Long-term prediction of the effects of climate change on indoor climate and air quality
Alexandra Schieweck, David Shaw, Erik Uhde, Florian Antretter, Jiangyue Zhao, Nicola Carslaw, Tunga Salthammer
Keywords: Air pollutants, Building physics, Mitigation measures, mold growth, Thermal discomfort
The IAQCC model, although not for precise forecasting, offers a range of projections to gauge the long-term indoor climate trends. ...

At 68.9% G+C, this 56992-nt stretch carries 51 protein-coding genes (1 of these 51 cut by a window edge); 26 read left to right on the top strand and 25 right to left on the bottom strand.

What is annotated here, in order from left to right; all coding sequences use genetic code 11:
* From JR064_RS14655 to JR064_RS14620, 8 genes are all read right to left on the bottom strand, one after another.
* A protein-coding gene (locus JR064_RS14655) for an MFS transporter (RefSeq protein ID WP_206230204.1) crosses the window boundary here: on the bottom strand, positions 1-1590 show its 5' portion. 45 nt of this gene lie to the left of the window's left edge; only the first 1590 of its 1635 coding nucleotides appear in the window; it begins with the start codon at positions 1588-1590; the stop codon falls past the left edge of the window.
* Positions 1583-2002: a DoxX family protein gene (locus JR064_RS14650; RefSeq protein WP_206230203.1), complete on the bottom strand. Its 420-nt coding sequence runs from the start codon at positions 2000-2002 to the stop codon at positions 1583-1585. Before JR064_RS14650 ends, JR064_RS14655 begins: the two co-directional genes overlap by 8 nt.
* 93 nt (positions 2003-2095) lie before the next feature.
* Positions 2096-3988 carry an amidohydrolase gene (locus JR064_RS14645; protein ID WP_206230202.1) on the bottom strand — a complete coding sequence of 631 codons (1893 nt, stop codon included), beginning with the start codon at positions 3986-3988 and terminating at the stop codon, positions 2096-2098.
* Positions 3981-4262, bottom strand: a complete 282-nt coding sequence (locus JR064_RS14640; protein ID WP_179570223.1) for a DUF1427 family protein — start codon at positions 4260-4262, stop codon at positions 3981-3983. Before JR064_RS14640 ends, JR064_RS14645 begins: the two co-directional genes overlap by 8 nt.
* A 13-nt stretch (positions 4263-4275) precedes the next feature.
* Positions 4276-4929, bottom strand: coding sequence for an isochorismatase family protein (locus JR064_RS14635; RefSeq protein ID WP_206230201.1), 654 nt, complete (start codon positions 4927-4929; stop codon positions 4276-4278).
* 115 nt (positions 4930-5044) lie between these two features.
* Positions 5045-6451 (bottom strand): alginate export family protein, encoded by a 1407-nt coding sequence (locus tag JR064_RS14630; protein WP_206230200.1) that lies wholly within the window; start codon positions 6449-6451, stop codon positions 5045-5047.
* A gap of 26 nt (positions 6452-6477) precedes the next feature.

… These scenarios, emphasizing the indispensable of temperature and humidity in assessment, suggest that the current trajectory will likely see a minimum 2.0–2.5 °C global temperature rise by 2100, with Europe experiencing more frequent extreme heat waves. Such conditions demand equal consideration of both temperature and humidity when evaluating indoor climates due to their significant effects on air quality and thermal comfort. The research, applying the model to a thermally insulated old building meeting the German Building Energy Act standards, indicates a consistent rise in average indoor air pollutant levels. While ozone spikes could become more common, smart material choices and ventilation strategies can manage pollutant levels effectively. However, temperature and humidity pose a significant challenge, leading to thermal stress even in well-insulated homes unless proactive adjustments like shading and climate-adapted living behaviors are adopted. Current regulations may be a move in the right direction, but ultimately fall short for future-proofing indoor environments. Given the colliding interests of energy saving and potential reliance on mechanical air conditioning, careful consideration of both passive and active measures is critical. The IAQCC’s projections support proactive and comprehensive planning to develop robust preventive actions against adverse indoor climatic conditions due to climate change.